Bullying is a major problem with children around the world and one that teachers, psychologists and counselors are always trying to address. As the co-CEO of Archie comics, I’m proud of the creative way that we are trying to address this issue.
Meet Scarlet – she is a new character that we have introduced in the iconic comic series and she represents people on the autism spectrum. She is a gentle child who wants to be included in the social circle, and she is often misunderstood. I believe that Scarlet will be a powerful tool because the medium, a well-known comic book, is the perfect place for kids to learn and they naturally gravitate towards these comics because they are fun and accessible.
Scarlet helps all of us to understand that people just want to be treated with respect and kindness. We are each unique individuals – but we all want to be included and treated kindly. Much of the problems of bullying and seeing other people as different stems from ignorance; and the antidote is awareness. Wouldn’t we live in a better world if we embraced our differences rather than being scared of them?
By introducing Scarlet, we are hoping that teachers and students can learn about autistic children and about differences. They can learn about how to treat a person with autism and how to understand this person’s different types of behaviors. Through education we can instill kindness in our children. Kindness can light up a dark room and transform people; and it can be infectious too since it only takes one act of kindness to ignite others to be kind.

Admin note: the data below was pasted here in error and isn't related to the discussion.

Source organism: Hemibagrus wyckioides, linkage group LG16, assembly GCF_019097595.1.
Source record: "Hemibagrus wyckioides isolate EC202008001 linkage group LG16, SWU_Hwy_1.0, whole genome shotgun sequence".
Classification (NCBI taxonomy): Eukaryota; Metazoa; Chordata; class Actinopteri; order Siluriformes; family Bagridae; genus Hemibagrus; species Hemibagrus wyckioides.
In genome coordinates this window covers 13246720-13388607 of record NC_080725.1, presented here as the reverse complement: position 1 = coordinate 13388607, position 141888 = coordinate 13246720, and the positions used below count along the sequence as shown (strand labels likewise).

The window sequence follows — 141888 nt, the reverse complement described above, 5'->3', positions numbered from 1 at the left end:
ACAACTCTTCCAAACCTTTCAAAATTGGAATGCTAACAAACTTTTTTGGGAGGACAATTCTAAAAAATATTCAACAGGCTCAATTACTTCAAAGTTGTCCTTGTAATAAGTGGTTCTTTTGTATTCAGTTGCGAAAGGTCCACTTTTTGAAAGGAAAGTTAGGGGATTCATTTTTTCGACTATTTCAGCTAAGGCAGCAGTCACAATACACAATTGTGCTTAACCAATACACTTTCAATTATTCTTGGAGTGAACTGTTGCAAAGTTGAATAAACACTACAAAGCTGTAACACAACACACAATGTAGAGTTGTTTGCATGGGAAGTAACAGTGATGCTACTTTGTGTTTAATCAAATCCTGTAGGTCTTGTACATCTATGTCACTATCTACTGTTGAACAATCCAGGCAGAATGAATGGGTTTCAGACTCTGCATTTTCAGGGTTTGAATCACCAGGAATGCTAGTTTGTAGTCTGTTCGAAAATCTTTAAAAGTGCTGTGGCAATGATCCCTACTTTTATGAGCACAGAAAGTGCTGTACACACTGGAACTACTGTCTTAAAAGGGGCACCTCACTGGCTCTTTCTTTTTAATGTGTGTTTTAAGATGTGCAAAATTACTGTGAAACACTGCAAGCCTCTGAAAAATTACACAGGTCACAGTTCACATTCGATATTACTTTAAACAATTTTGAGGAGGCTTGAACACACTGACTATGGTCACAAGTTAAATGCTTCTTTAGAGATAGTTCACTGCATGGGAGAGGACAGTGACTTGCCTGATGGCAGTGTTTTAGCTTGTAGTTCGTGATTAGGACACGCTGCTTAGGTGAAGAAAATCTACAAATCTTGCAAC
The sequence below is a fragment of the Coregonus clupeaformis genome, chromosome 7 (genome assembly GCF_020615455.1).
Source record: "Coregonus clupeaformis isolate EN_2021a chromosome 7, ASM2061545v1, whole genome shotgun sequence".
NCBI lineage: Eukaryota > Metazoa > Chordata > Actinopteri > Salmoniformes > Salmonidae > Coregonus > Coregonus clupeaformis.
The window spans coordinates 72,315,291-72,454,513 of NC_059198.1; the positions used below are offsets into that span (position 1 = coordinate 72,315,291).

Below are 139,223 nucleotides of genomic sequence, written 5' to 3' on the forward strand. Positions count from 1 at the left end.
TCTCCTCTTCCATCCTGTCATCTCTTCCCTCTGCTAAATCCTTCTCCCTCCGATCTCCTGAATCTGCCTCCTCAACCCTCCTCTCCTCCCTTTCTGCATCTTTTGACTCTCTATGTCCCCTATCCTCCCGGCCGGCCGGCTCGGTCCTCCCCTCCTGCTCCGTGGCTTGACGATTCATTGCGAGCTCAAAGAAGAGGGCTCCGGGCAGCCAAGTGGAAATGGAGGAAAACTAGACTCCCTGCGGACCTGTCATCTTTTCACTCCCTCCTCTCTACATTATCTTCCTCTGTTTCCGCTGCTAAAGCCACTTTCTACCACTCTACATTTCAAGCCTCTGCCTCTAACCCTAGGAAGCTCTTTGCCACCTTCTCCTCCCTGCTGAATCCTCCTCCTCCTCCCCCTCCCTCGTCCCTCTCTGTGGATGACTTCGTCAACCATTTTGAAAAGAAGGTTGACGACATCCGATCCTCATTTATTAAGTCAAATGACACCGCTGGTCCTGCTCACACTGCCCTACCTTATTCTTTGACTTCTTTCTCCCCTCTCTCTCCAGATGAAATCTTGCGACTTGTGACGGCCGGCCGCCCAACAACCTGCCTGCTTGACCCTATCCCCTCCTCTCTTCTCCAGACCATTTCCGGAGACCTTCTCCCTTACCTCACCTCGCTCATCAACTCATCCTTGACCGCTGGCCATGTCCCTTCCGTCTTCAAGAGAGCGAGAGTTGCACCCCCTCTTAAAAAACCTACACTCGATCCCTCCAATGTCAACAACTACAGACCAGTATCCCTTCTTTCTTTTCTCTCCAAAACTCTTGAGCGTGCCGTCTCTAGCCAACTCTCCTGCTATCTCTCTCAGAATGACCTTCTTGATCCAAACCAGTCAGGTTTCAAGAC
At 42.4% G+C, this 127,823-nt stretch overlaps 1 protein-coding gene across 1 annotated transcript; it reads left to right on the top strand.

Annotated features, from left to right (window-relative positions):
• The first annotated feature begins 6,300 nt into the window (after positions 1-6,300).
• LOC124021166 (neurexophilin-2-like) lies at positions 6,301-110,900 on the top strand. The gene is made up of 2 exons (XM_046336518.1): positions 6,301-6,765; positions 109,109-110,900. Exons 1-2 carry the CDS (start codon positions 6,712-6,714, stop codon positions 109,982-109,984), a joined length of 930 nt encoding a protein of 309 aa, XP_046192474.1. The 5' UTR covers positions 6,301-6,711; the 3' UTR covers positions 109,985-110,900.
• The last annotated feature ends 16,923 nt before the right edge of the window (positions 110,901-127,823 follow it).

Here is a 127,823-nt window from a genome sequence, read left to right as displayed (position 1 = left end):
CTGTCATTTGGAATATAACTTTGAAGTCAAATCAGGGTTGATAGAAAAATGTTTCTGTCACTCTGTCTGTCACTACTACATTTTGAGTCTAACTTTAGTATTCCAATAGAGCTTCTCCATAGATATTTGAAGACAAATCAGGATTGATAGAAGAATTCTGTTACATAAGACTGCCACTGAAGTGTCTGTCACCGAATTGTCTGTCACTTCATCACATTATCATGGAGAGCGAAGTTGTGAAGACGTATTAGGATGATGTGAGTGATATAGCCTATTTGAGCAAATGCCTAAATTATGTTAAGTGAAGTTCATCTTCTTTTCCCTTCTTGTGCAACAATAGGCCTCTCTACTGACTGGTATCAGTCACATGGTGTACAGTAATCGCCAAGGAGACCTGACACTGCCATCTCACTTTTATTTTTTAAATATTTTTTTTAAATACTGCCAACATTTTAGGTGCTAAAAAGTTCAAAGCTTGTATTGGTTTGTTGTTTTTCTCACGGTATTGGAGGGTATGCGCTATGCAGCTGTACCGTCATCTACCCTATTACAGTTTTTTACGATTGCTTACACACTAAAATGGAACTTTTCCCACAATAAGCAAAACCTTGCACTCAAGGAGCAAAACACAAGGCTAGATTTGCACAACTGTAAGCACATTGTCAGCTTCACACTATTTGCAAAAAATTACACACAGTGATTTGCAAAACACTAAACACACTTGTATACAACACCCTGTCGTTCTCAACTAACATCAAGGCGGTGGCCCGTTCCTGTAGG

As we enter 2018, I see it as my goal and one of my purposes to instill awareness in people, starting with kids. I’ve seen firsthand how autistic kids always want to be part of the larger student body but they don’t have the skills to reach out. Were other kids in the school to understand them, it could make a world of difference. Whether or not someone has autism or is just different, we need to find ways to communicate with each other with respect. We hope that the Archie Comics can be a vehicle for creating a dialogue in the classroom and for helping kids to recognize and appreciate differences without belittling those who are different.